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Highlander Bible

Watch Fraud on eBay

EBAY’S FRAUD PROBLEM IS GETTING WORSE

EBay has had a problem with fraudulent sellers since its inception back in 1995. Some aspects of the platform have improved with algorithms and automation, but others such as customer service and fraud have gotten worse. Small sellers have definitely been hurt by eBay’s [...] Read more →

King William III on Horseback by Sir Godfrey Kneller

Reprint from The Royal Collection Trust website:

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Harry Houdini Investigates the Spirit World

The magician delighted in exposing spiritualists as con men and frauds.

By EDMUND WILSON June 24, 1925

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Click here to view old Popular Mechanics Magazine Covers

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The Flying Saucers are Real by Donald Keyhoe

It was a strange assignment. I picked up the telegram from desk and read it a third time.

NEW YORK, N.Y., MAY 9, 1949

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Blackberry Wine

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5 gallons of blackberries 5 pound bag of sugar

Fill a pair of empty five gallon buckets half way with hot soapy water and a ¼ cup of vinegar. Wash thoroughly and rinse.

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What’s the Matter?

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Indian Modes of Hunting – Setting Fox Traps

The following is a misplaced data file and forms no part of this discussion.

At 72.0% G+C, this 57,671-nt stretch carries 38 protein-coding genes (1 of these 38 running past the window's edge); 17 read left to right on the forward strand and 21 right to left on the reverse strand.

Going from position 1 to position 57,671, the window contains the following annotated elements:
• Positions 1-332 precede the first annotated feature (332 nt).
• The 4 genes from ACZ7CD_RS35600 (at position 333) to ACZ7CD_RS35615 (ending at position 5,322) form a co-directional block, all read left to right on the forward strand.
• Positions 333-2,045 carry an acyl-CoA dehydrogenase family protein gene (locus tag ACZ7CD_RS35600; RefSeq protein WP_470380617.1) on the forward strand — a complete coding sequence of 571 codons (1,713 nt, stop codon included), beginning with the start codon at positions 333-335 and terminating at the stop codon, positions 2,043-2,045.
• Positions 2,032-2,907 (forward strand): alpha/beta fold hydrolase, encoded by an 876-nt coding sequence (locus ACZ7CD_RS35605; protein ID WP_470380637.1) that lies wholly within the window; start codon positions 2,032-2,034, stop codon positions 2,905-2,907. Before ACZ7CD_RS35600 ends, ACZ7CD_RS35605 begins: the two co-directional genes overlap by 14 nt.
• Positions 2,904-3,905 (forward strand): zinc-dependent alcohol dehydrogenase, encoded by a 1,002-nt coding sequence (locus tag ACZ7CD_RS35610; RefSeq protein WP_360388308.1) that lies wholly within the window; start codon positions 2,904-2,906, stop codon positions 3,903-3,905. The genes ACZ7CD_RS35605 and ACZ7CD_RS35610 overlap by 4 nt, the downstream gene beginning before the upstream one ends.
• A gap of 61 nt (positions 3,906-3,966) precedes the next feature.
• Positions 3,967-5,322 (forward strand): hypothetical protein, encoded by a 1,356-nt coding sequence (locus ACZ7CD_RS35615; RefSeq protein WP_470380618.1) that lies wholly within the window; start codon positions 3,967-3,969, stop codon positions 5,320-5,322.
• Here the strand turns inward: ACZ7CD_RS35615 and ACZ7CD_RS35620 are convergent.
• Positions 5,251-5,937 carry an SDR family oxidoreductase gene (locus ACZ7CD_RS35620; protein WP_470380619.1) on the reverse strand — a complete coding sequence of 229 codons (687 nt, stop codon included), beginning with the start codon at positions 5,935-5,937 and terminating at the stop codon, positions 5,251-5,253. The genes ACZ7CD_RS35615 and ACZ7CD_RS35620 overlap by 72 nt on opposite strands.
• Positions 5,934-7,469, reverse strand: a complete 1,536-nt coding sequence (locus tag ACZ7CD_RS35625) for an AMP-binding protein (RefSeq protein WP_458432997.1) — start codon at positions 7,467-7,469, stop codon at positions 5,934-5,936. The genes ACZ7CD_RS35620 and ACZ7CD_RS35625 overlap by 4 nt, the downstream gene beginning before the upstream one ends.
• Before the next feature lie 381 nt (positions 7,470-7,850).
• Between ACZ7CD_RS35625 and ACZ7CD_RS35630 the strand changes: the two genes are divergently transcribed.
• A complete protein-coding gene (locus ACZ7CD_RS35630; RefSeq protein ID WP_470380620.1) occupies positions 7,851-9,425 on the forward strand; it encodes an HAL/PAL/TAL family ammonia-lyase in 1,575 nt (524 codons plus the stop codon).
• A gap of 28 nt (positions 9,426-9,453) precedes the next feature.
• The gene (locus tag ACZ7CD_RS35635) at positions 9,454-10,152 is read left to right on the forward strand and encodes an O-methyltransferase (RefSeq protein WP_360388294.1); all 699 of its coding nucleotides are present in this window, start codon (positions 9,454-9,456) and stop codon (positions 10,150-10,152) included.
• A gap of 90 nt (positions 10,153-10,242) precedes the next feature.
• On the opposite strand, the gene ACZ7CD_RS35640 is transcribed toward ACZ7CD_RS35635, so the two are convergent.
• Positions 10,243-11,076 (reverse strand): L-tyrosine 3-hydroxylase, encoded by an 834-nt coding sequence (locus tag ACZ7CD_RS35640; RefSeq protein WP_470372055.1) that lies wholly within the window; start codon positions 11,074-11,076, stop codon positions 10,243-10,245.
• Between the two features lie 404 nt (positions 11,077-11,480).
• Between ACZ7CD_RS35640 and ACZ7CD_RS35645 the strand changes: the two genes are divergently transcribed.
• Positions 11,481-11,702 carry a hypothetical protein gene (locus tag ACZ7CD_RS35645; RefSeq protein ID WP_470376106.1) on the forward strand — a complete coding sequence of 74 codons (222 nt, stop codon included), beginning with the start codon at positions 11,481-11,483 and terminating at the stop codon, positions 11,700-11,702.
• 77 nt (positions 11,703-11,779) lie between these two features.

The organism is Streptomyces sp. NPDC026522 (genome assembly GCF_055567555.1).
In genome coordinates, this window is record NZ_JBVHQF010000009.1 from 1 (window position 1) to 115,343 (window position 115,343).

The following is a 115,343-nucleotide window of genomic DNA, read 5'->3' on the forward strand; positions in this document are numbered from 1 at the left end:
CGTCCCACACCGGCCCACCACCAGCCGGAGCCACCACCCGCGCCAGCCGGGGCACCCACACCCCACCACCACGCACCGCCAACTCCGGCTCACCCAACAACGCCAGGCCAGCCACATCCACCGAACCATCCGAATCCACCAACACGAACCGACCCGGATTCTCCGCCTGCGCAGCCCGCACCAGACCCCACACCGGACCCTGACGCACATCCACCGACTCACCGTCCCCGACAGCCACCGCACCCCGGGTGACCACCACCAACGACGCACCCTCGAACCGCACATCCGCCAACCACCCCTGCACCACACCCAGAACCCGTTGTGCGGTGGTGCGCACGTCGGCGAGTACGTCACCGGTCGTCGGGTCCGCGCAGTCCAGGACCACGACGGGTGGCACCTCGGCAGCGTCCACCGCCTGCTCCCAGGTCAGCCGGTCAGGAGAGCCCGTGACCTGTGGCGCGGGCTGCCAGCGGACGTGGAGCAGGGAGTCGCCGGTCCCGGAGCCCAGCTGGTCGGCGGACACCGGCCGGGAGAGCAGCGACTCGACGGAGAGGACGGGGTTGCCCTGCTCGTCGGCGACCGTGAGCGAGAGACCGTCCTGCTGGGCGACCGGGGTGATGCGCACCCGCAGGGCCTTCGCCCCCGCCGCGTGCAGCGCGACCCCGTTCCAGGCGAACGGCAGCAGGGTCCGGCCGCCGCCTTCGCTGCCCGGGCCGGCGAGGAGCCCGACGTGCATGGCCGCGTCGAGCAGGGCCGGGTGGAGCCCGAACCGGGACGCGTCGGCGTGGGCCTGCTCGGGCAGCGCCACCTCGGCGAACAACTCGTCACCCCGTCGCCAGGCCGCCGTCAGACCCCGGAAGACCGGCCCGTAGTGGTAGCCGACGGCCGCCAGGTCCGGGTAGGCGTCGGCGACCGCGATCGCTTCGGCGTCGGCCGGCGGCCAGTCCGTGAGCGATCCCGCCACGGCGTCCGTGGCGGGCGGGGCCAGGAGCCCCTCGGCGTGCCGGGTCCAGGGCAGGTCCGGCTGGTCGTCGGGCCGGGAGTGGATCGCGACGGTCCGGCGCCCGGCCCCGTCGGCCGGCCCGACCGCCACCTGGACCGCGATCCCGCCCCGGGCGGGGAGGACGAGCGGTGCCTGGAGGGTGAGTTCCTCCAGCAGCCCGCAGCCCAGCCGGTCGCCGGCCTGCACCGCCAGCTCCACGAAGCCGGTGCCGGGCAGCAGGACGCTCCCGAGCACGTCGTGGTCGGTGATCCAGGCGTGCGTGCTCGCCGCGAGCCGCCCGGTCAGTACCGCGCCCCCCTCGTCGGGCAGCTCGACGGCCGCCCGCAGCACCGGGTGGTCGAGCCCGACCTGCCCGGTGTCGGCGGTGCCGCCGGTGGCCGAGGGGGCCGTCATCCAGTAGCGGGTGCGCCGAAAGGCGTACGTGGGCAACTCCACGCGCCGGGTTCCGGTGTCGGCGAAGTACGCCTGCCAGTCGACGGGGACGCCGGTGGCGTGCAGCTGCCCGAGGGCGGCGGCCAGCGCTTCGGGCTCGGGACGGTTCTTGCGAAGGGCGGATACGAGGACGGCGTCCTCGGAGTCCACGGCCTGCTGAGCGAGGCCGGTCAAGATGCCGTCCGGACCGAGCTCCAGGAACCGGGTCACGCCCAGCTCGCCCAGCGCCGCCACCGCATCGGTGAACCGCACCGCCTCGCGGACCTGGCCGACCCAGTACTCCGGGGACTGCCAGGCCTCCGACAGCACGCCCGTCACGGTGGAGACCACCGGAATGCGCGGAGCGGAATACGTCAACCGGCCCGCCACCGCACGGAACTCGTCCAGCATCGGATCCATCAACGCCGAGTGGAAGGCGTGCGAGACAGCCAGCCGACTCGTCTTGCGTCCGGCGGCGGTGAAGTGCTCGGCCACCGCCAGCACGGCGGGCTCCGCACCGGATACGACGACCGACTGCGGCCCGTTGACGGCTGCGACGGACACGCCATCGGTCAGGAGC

Aug. 13, 1898 Forest and Stream, Pg. 125

Game Bag and Gun.

Indian Modes of Hunting. III.—Foxes.

The fox as a rule is a most wily animal, and numerous are the stories of his cunning toward the Indian hunter with his steel traps.

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Before meeting with an untimely death at the hand of an unknown assassin in Rome on January 11th, 1996, master forger Eric Hebborn put down on paper a wealth of knowledge about the art of forgery. In a book published posthumously in 1997, titled The Art Forger’s Handbook, Hebborn suggests [...] Read more →

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Saint Francis of Assisi, founder of the mendicant Order of Friars Minor, as painted by El Greco.

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The Charge of the Light Brigade

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By

JAMES ANSON FARRER,

LONDON

ELLIOT STOCK, 62, PATERNOSTER ROW

1892

———-

WHEN did books first come to be burnt in England by the common hangman, and what was [...] Read more →

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San Felipe Model

Reprinted from FineModelShips.com with the kind permission of Dr. Michael Czytko

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Cannone nel castello di Haut-Koenigsbourg, photo by Gita Colmar

Without any preliminary cleaning the bronze object to be treated is hung as cathode into the 2 per cent. caustic soda solution and a low amperage direct current is applied. The object is suspended with soft copper wires and is completely immersed into [...] Read more →

A Few Wine Recipes

EIGHTEEN GALLONS is here give as a STANDARD for all the following Recipes, it being the most convenient size cask to Families. See A General Process for Making Wine

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How to Make Money – Insurance

Life insurance certificate issued by the Yorkshire Fire & Life Insurance Company to Samuel Holt, Liverpool, England, 1851. On display at the British Museum in London. Donated by the ifs School of Finance. Photo by Osama Shukir Muhammed Amin FRCP(Glasg)

From How to Make Money; and How to Keep it, Or, Capital and Labor [...] Read more →

Tuna Record

TROF. C. F. HOLDFER AND HIS 183LBS. TUNA, WITH BOATMAN JIM GARDNER.

July 2, 1898. Forest and Stream Pg. 11

The Tuna Record.